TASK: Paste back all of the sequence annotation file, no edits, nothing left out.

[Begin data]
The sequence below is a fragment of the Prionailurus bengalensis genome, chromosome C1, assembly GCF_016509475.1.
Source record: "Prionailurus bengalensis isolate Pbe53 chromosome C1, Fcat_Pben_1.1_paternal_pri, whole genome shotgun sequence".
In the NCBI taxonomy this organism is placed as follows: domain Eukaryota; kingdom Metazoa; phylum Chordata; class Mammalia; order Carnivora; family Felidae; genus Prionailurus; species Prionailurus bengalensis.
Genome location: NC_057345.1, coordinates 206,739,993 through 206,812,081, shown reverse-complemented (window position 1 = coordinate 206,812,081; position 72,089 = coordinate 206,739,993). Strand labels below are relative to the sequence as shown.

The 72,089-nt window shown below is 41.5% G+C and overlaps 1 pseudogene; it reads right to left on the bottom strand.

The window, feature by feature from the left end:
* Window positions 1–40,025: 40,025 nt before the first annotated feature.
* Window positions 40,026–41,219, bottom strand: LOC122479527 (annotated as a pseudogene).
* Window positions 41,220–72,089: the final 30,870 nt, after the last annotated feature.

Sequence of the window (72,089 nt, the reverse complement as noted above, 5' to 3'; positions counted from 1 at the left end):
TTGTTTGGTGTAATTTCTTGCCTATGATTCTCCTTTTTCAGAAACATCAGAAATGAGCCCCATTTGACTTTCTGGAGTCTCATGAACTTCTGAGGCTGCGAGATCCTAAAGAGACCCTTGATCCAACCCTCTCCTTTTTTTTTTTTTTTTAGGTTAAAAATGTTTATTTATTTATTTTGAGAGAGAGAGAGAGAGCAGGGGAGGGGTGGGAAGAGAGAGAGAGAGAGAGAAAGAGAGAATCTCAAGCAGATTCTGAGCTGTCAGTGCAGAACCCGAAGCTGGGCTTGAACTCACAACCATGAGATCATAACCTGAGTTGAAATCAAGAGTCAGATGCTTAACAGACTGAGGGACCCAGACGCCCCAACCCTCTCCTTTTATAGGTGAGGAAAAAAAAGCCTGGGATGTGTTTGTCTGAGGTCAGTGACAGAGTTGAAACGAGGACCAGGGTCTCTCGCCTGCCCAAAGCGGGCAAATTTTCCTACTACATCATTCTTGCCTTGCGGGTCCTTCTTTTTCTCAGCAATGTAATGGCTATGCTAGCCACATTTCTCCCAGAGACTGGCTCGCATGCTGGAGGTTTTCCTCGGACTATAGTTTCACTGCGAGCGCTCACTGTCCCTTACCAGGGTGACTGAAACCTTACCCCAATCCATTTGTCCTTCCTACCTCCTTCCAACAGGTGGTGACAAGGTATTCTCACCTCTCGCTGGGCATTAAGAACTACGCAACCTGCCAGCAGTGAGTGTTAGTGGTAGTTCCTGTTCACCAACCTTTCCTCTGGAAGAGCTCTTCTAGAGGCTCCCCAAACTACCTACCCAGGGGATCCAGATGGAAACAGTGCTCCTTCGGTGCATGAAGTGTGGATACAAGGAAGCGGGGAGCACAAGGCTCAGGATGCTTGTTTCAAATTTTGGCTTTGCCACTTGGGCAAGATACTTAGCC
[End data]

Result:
The sequence below is a fragment of the Prionailurus bengalensis genome, chromosome C1, assembly GCF_016509475.1.
Source record: "Prionailurus bengalensis isolate Pbe53 chromosome C1, Fcat_Pben_1.1_paternal_pri, whole genome shotgun sequence".
In the NCBI taxonomy this organism is placed as follows: domain Eukaryota; kingdom Metazoa; phylum Chordata; class Mammalia; order Carnivora; family Felidae; genus Prionailurus; species Prionailurus bengalensis.
Genome location: NC_057345.1, coordinates 206,739,993 through 206,812,081, shown reverse-complemented (window position 1 = coordinate 206,812,081; position 72,089 = coordinate 206,739,993). Strand labels below are relative to the sequence as shown.

The 72,089-nt window shown below is 41.5% G+C and overlaps 1 pseudogene; it reads right to left on the bottom strand.

The window, feature by feature from the left end:
* Window positions 1–40,025: 40,025 nt before the first annotated feature.
* Window positions 40,026–41,219, bottom strand: LOC122479527 (annotated as a pseudogene).
* Window positions 41,220–72,089: the final 30,870 nt, after the last annotated feature.

Sequence of the window (72,089 nt, the reverse complement as noted above, 5' to 3'; positions counted from 1 at the left end):
TTGTTTGGTGTAATTTCTTGCCTATGATTCTCCTTTTTCAGAAACATCAGAAATGAGCCCCATTTGACTTTCTGGAGTCTCATGAACTTCTGAGGCTGCGAGATCCTAAAGAGACCCTTGATCCAACCCTCTCCTTTTTTTTTTTTTTTTAGGTTAAAAATGTTTATTTATTTATTTTGAGAGAGAGAGAGAGAGCAGGGGAGGGGTGGGAAGAGAGAGAGAGAGAGAGAAAGAGAGAATCTCAAGCAGATTCTGAGCTGTCAGTGCAGAACCCGAAGCTGGGCTTGAACTCACAACCATGAGATCATAACCTGAGTTGAAATCAAGAGTCAGATGCTTAACAGACTGAGGGACCCAGACGCCCCAACCCTCTCCTTTTATAGGTGAGGAAAAAAAAGCCTGGGATGTGTTTGTCTGAGGTCAGTGACAGAGTTGAAACGAGGACCAGGGTCTCTCGCCTGCCCAAAGCGGGCAAATTTTCCTACTACATCATTCTTGCCTTGCGGGTCCTTCTTTTTCTCAGCAATGTAATGGCTATGCTAGCCACATTTCTCCCAGAGACTGGCTCGCATGCTGGAGGTTTTCCTCGGACTATAGTTTCACTGCGAGCGCTCACTGTCCCTTACCAGGGTGACTGAAACCTTACCCCAATCCATTTGTCCTTCCTACCTCCTTCCAACAGGTGGTGACAAGGTATTCTCACCTCTCGCTGGGCATTAAGAACTACGCAACCTGCCAGCAGTGAGTGTTAGTGGTAGTTCCTGTTCACCAACCTTTCCTCTGGAAGAGCTCTTCTAGAGGCTCCCCAAACTACCTACCCAGGGGATCCAGATGGAAACAGTGCTCCTTCGGTGCATGAAGTGTGGATACAAGGAAGCGGGGAGCACAAGGCTCAGGATGCTTGTTTCAAATTTTGGCTTTGCCACTTGGGCAAGATACTTAGCC